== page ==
Did a Kiwi fly first?
When you mention “the first people to fly”, most people will refer to the Wright brothers and so will many history books, but could they be wrong?
The first attempts at flying should really be labeled ‘falling’ or ‘gliding causing broken legs’. There are many stories of people gluing bird feathers to themselves, making make shift wings and jumping off towers. This nearly always ended in serious injury or death.
Jumping ahead in time from falling to manned flight puts you in the year 1783 when the Montgolfier brothers launched a manned hot air balloon to 300m. Before the manned flight however they launched a test balloon with a sheep, a duck and a chicken in a basket. This was because at the time nobody knew if people could survive being up in the sky that high. The invention of hot air balloons also brought about some new ‘fallers’ who thought the added height would give them more time to flap their makeshift wings and fly. Sadly they were mistaken.
In 1852 Henri Giffard achieved the first powered, controlled, lighter than air flight. He flew his airship which was filled with hydrogen and powered by a 3hp steam engine.
First heavier than air flight?
Richard Pearse was a New Zealand farmer and inventor born 3rd December 1877 who carried out pioneering experiments in aviation. He carried out his work in a shed, in Temuka, Canterbury, New Zealand where he is said to have made the first ‘heavier than air, manned flight’.
During 1901, Pearse made several attempts to fly, but with limited engine power only brief hops were achieved. The following year it was back to the drawing board and he redesigned his engine to incorporate double-ended cylinders with two pistons each. Using bamboo, tubular steel, wire and canvas he constructed his plane. It had a 25 foot wing span and a tricycle undercarriage
On 31 March 1903, nine months before the Wright brothers flew their aircraft it is claimed that Pearse made his first flight. Pearse climbed into his self-built monoplane and made his first public flight attempt down Main Waitohi Road next to his farm. After about 140m in the air, the aircraft and Pearse crashed into his own gorse fence.
So was this the first manned, powered, heavier than air flight?
Pearse’s work was poorly documented at the time. There are no contemporary newspaper records that exist. The small amount of photographic records that survived were undated and hard to interpret. Even Pearse himself who was not a publicity-seeker made contradictory statements about when and if he flew. To his strict standards, he may not have felt what he achieved could be called flight. This led many to believe that 1904 was the date of his first flight.
In 2003 the centenary of the achievements of the Wright Brothers was celebrated and labeled as a defining moment of the Twentieth Century. Pearse was largely forgotten until about 50 years ago when remains of his prototype airplane models were discovered in a Christchurch garage. Researches digging through rubbish dumps in 1963, managed to recover components of his engine (including cylinders made from cast-iron drainpipes). Replicas of this engine showed it could produce 15hp.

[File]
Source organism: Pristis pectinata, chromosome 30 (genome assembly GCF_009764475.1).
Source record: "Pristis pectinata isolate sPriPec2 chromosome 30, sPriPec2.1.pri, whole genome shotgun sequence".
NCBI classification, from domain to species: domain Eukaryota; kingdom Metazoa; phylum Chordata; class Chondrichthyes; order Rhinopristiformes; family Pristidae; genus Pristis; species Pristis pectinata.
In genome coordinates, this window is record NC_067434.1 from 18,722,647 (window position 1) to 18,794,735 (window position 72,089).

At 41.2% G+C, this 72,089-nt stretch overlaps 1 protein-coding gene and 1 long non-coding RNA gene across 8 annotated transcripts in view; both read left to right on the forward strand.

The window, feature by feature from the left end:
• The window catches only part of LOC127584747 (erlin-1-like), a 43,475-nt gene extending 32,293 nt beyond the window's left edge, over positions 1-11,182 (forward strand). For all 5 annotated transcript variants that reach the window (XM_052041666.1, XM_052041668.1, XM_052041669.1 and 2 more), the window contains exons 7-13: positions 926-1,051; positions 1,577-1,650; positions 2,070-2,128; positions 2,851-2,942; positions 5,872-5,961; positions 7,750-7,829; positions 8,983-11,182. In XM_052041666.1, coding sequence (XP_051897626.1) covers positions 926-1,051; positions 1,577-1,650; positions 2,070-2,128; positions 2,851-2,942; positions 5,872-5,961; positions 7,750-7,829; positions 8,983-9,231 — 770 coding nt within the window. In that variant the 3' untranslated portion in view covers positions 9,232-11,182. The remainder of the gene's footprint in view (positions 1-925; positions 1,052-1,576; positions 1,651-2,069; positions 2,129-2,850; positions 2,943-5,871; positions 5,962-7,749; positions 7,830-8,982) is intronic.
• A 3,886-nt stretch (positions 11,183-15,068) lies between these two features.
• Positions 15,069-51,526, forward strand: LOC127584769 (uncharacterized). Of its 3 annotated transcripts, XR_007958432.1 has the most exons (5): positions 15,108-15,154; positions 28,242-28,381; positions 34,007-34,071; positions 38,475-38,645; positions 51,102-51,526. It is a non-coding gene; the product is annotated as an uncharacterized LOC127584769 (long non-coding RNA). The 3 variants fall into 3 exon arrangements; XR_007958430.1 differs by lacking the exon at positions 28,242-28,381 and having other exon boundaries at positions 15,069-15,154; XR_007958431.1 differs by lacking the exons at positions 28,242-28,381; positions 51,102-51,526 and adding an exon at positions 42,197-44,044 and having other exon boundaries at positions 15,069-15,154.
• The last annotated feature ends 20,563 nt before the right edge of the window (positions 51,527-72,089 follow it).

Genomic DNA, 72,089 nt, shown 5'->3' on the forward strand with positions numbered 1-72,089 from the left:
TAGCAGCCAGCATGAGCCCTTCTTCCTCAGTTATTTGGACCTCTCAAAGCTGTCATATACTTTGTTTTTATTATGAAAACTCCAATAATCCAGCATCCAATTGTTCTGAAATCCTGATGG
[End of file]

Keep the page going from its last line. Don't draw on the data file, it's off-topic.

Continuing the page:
There are also verifiable eyewitnesses who described Pearse crashing into a hedge on two separate occasions during 1903. Pearse’s plane must have risen to a height of at least three meters on each of these occasions. Records of Pearse’s visit to the hospital for a broken collar-bone after the crash were destroyed in a fire. As well as this professional photos of the aircraft in the hedge were destroyed in flooding, so don’t add to the evidence.
Even after the news of the Wrights flying machine, Pearse continued to work on achieving sustained flight, but with limited resources and backing he was limited to what he could achieve. With no chance for industrial development, recognition of Pearse’s achievements didn’t happen. With no hard evidence of his achievements they have been clouded by controversy over whether he “flew” before the fully documented Wright brothers flights.
On the other hand Pearse’s achievements are much more remarkable when compared to the Wright brothers. The brothers employed skilled engineers and had the luxury of government sponsorship, yet Pearse managed to get airborne with no technical training and resources sourced from scrap. On his isolated farm, way down at the bottom of the world, he relied on practical ingenuity and trial and error. He built and financed everything himself.
The tragic paradox of Pearse is that his designs had no impact on future aviation development as it was unknown to the rest of the world. Even though this is the case, his designs were ahead of their time and were common place in future aircraft. The Wright brothers design very quickly became obsolete. Pearse used single wing instead of biplane, wheels rather than skids, a propeller at the front rather than the back and movable wing panels incorporating the worlds first aileron controls instead of wing warping. This closely resembles the method of control used in today’s high-speed aircraft.
“The Wright’s got the recognition, Pearse the legacy.”